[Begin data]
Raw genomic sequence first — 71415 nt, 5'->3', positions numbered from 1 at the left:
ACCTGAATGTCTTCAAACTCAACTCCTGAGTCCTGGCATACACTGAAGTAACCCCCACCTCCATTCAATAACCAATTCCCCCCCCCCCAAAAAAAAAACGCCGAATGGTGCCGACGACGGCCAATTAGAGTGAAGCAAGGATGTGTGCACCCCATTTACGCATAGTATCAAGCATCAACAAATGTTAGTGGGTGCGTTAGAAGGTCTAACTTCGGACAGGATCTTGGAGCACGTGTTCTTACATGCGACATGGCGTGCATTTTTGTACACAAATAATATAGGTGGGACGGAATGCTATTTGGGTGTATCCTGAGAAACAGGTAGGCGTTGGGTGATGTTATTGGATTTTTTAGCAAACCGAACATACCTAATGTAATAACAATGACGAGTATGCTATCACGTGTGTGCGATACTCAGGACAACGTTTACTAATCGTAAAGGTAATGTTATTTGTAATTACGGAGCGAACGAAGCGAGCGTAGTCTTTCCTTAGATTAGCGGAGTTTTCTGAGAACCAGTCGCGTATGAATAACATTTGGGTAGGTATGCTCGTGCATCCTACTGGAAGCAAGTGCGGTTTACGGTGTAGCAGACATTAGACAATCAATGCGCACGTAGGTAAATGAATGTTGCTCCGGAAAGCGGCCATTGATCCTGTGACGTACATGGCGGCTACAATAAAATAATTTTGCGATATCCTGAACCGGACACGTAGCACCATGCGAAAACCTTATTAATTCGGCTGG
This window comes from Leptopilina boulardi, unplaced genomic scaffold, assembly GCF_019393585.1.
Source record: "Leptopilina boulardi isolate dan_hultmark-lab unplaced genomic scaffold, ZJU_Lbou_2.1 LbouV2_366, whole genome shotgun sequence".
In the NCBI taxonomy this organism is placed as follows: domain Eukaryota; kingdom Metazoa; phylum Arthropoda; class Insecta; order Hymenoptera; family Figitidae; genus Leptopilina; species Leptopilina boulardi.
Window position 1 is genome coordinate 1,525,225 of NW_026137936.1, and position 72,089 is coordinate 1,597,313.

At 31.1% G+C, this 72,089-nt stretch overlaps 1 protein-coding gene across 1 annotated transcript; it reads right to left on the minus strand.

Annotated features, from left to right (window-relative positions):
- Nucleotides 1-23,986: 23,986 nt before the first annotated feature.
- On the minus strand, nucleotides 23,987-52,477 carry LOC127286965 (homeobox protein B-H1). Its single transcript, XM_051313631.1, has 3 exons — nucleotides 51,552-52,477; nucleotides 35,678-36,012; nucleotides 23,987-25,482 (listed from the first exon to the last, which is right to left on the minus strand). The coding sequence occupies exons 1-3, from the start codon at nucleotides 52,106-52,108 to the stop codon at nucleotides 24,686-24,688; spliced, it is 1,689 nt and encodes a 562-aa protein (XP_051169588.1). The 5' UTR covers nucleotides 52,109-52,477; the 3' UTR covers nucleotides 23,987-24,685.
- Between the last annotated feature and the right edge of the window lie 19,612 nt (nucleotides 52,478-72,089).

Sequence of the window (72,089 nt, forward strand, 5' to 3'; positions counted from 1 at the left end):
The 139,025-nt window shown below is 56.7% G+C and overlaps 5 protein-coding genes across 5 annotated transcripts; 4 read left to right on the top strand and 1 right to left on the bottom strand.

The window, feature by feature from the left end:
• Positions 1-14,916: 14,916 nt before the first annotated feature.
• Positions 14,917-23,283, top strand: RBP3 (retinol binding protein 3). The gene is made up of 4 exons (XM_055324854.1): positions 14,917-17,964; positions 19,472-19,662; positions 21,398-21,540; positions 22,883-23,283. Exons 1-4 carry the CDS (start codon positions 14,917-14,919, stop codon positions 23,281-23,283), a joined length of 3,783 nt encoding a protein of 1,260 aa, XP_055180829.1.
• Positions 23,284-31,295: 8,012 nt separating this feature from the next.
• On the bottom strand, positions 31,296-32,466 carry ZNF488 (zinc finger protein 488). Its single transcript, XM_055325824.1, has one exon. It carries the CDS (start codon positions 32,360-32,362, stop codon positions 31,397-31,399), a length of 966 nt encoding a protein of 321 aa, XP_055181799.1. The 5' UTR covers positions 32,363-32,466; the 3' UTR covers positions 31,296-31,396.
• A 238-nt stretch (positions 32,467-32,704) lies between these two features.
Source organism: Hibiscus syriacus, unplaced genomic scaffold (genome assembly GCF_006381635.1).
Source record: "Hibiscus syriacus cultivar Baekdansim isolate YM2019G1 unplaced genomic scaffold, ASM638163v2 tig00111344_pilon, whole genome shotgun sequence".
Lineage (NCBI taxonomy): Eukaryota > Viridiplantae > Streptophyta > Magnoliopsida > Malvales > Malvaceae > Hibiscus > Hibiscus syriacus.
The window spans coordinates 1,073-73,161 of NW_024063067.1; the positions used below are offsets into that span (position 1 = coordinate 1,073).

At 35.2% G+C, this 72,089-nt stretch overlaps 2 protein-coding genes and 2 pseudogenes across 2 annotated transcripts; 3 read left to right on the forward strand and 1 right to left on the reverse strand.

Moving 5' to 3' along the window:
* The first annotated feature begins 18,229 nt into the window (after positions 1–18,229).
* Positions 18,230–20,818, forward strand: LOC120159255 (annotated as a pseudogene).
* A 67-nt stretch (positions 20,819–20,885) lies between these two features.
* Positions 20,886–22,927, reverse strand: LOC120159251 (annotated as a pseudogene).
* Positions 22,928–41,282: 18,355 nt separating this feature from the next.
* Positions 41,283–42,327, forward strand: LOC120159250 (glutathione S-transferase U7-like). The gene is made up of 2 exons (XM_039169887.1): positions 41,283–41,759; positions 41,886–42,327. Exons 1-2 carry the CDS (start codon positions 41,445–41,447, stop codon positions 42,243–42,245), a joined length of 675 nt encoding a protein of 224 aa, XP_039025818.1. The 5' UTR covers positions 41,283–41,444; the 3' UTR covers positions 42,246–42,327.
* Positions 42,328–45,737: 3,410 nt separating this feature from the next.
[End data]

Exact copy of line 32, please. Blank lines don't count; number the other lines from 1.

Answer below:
* Positions 42,328–45,737: 3,410 nt separating this feature from the next.